Microsoft prepares to deliver new Dynamics CRM capabilities

Microsoft yesterday announced that it will release new capabilities in the Q2 2014. Redmond Channel Partner’s Gladys Rama provides an overview of what to expect. The updates are based on technology acquisitions by Microsoft over the past year or so.

Pivotal 6 Service Pack 11

Pivotal 6 Service Pack 11 is just days away and here are a few highlights in this new release:

  • Support for rich client in the browser – this should ease the transition from 5.9 to 6
  • Better pricing for SMB (which approximately applies to user counts of less than 40)
  • iPad app – check out the video
  • …still no floating licenses but we can dream, eh?


Pivotal 5.9 support update

Not too surprisingly Pivotal 5.9 is still deployed widely and remains popular, so “how long will it be supported” is a key question for many.

CDC Software has recently let it be know that 5.9 support will follow support by Microsoft for Windows — up to Windows 7. So as Windows versions, such as XP, are end-of-lifed, so shall 5.9 meet a similar fate.

Since Windows 7 seems like a very popular replacement for Windows XP and the generally unpopular Windows Vista, it bodes well for a long life. This is further likely as Windows 8 seems set to present some radical changes in user experience, which no doubt will be steadfastly resisted by the corporate universe.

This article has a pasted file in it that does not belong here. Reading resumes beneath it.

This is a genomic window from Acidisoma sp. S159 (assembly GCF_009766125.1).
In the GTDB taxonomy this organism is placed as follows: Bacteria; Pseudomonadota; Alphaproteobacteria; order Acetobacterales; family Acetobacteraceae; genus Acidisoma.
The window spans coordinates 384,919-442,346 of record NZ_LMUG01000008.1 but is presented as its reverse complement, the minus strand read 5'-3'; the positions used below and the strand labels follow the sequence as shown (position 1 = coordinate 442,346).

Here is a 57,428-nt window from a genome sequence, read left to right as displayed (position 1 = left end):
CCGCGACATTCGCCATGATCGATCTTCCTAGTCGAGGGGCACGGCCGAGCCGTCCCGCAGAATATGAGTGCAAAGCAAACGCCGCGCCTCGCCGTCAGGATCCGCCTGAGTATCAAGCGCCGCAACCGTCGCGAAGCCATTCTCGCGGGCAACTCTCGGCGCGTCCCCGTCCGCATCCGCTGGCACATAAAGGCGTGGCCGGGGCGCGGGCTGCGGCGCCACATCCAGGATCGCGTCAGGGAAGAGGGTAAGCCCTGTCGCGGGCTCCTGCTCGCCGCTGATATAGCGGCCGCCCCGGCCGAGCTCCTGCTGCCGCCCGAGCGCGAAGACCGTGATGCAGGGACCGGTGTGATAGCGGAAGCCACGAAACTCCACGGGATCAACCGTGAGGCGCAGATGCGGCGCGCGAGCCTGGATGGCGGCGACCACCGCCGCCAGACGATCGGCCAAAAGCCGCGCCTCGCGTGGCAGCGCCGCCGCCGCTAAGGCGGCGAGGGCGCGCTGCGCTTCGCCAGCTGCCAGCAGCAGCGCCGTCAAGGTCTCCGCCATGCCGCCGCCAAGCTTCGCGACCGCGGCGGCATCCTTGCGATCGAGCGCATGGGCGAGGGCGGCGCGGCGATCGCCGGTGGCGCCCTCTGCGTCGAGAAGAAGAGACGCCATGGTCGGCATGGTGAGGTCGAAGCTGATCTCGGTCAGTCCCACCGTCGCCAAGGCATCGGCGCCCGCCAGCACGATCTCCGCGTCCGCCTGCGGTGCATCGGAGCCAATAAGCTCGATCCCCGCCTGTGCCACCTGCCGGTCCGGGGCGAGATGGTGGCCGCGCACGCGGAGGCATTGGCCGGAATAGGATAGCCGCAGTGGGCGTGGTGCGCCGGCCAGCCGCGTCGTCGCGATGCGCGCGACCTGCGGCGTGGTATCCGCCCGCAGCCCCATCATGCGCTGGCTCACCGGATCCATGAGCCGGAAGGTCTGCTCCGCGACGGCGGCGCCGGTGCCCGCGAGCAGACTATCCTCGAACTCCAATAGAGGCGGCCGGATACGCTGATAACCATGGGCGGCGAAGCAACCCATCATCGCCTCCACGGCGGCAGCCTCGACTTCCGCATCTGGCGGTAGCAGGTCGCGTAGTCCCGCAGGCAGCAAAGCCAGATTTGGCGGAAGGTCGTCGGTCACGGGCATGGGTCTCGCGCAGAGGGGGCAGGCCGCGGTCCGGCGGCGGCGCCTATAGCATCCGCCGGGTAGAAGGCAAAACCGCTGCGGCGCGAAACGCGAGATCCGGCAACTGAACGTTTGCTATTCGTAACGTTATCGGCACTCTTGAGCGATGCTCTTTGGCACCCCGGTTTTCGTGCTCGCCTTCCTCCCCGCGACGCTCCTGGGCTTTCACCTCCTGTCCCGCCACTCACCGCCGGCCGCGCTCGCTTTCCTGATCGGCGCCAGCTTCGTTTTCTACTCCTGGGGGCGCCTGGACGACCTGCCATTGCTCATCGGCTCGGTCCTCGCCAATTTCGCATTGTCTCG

For some, the upcoming support for rich clients in Pivotal 6 will speed up and smooth the transition from 5.9, but to know that there is clear support for 5.9 for a while will be a relief to many others.

Microsoft switches to Dynamics CRM

Microsoft has been using Siebel CRM for years, but has now successfully switched to its own Dynamic CRM. This article in InformationWeek by Josh Greenbaum discusses the implications. It will be interesting to see what a little dog-fooding will do for Dynamics CRM.

Dashboard Dangers: Old and New, Part 1

Very few people can remember when dashboards were not an indispensable part of business intelligence (BI). Since the Web started playing its current role in our lives in the late 1990s, dashboards became one of the focuses of BI efforts. Surely, after so many years of evolution, the science of dashboards must be perfected and common pitfalls documented and avoided, right? Wrong.